We periodically evaluate acquisitions of reserves, properties, prospects and leaseholds and other strategic transactions that appear to fit within our overall business strategy. Our evaluation includes an assessment of reserves, future oil and natural gas prices, operating costs, potential for future drilling and production, validity of the seller’s title to the properties and potential environmental issues, litigation and other liabilities.
 
In connection with these assessments, we perform a review of the subject properties that we believe to be generally consistent with industry practices. Our review will not reveal all existing or potential problems nor will it permit us to become sufficiently familiar with the properties to fully assess their deficiencies and

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potential recoverable reserves. Inspections may not always be performed on every well, and environmental problems are not necessarily observable even when an inspection is undertaken. Even when problems are identified, the seller may be unwilling or unable to provide effective contractual protection against all or part of the problems. We often are not entitled to contractual indemnification for environmental liabilities or title defects in excess of the amounts claimed by us before closing and acquire properties on an “as is” basis.
 
There are numerous uncertainties inherent in estimating quantities of proved oil and gas reserves and future production rates and costs with respect to acquired properties, and actual results may vary substantially from those assumed in the estimates.

Oil and natural gas prices are highly volatile and further declines, or extended low prices will significantly affect our financial condition and results of operations.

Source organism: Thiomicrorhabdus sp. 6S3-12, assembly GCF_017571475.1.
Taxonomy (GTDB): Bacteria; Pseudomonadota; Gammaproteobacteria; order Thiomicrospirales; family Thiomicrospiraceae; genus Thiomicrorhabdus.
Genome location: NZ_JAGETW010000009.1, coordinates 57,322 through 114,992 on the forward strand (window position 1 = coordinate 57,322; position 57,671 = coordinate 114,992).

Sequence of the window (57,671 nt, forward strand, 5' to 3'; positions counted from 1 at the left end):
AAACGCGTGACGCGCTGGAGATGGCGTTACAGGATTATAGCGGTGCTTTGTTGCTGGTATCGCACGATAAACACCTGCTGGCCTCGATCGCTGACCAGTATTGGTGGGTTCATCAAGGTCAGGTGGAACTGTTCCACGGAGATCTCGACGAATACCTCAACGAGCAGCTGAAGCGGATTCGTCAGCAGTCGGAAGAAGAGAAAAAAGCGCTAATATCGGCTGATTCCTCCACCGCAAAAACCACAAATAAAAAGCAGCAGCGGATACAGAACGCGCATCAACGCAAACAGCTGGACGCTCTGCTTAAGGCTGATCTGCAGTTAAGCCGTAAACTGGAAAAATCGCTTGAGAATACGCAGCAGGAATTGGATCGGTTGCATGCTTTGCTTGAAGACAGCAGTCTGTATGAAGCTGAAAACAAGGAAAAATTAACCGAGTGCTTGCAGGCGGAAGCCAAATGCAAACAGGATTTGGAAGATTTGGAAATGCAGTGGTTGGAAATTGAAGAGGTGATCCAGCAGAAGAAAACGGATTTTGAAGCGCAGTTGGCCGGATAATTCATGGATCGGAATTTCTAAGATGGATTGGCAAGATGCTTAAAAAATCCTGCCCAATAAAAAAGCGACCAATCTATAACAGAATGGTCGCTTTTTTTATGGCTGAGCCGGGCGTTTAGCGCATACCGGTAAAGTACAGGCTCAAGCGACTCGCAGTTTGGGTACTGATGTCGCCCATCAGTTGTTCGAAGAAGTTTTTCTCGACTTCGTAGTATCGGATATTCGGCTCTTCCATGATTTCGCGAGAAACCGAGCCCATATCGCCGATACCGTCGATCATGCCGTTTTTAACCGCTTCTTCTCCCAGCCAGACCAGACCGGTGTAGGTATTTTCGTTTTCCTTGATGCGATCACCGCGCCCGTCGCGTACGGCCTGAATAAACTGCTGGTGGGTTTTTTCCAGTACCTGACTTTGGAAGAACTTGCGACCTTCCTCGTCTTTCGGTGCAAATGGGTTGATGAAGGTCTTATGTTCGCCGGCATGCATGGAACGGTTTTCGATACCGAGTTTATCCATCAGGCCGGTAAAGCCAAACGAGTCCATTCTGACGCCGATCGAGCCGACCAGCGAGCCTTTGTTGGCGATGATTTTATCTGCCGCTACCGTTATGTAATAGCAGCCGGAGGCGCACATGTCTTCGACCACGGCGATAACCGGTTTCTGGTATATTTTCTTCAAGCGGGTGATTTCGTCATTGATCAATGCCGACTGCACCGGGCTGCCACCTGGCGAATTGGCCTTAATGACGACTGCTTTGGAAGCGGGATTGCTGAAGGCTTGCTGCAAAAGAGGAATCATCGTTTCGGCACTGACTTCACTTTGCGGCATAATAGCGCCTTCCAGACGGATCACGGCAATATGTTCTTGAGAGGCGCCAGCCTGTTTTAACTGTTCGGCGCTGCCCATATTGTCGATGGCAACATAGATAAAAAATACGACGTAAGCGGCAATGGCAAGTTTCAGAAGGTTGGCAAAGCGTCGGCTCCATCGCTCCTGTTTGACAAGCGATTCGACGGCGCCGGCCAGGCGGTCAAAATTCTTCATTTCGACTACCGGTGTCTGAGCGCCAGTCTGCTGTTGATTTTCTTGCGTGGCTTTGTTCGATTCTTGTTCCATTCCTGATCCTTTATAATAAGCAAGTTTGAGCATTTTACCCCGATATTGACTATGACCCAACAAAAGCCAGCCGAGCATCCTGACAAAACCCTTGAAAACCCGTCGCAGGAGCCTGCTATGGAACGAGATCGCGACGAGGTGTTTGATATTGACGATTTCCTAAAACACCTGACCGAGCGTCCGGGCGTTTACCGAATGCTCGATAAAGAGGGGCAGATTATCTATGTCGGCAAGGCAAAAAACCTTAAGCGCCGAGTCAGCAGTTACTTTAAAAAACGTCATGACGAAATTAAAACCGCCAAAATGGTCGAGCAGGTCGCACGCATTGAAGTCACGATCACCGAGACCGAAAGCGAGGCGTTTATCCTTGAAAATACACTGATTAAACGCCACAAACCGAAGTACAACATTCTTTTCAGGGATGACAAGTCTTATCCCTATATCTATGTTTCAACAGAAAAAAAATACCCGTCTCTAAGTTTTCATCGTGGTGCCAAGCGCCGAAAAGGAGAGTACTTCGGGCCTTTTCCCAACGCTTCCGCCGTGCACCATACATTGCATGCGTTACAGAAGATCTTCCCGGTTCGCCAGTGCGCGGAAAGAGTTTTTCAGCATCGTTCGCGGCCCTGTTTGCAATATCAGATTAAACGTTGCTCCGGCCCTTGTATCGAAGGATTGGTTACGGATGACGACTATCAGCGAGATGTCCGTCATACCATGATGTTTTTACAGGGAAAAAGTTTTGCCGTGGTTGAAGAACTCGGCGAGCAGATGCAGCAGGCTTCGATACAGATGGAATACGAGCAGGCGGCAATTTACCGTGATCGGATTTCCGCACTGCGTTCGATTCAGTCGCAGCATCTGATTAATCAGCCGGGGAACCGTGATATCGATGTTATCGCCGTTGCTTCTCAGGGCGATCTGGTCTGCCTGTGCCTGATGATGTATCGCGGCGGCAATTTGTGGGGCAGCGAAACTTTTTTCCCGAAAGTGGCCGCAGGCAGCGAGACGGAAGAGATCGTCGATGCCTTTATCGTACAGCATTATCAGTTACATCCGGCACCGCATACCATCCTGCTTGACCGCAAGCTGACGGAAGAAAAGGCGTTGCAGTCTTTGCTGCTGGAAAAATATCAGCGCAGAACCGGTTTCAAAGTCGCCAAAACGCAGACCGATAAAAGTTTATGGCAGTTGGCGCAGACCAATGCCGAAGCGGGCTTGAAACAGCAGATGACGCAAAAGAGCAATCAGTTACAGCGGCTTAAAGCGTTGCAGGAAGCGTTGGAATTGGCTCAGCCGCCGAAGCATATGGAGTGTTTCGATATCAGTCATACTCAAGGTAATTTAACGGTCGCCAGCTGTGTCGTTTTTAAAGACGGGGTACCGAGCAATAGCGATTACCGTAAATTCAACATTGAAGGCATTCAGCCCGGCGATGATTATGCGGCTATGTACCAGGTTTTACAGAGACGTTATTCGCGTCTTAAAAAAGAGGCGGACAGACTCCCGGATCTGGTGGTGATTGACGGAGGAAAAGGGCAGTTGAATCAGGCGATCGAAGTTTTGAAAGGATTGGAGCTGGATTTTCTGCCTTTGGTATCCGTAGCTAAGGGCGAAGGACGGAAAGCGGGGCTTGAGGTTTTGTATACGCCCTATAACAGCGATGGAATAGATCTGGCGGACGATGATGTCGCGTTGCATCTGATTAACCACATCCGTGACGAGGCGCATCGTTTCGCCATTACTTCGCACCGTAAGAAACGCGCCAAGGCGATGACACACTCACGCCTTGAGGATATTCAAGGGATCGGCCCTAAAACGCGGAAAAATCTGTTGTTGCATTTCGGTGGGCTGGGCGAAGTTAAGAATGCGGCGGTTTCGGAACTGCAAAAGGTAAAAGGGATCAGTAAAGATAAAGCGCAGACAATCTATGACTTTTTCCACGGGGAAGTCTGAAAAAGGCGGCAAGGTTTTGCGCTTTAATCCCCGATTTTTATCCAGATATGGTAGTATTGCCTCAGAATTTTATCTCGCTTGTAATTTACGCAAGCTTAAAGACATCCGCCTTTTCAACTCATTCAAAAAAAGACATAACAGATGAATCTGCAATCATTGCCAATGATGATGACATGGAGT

Much of our revenues and cash flow are greatly dependent upon prevailing prices for oil and natural gas. Lower oil and natural gas prices not only decrease our revenues on a per unit basis, but also reduce the amount of oil and natural gas we can produce economically, if any. Continued depressed prices will have a material adverse effect on our operations, financial condition, operating cash flows, borrowing ability, reserves, and the amount of capital that we are able to allocate for the acquisition and development of oil and natural gas reserves.

Various factors beyond our control affect prices of oil and natural gas including, but not limited to, changes in supply and demand, market uncertainty, weather, worldwide political instability, foreign supply of oil and natural gas, the level of consumer product demand, government regulations and taxes, the price and availability of alternative fuels and the overall economic environment. Energy prices are also subject to other political and regulatory actions outside our control, which may include changes in the policies of the Organization of Petroleum Exporting Countries or other developments involving or affecting oil-producing countries, or actions or reactions of the government of the United States in anticipation of or in response to such developments.

If oil and natural gas prices remain at their current level for an extended period of time or continue to decline, we may be required to take write-downs of the carrying values of our oil and natural gas properties.
 
Oil and natural gas prices affect the value of our oil and natural gas properties as determined in our full cost ceiling calculation. Any future ceiling test write-downs will result in reductions of the carrying value of our oil and natural gas properties and an equivalent charge to earnings.
 
The oil and natural gas industry is highly competitive.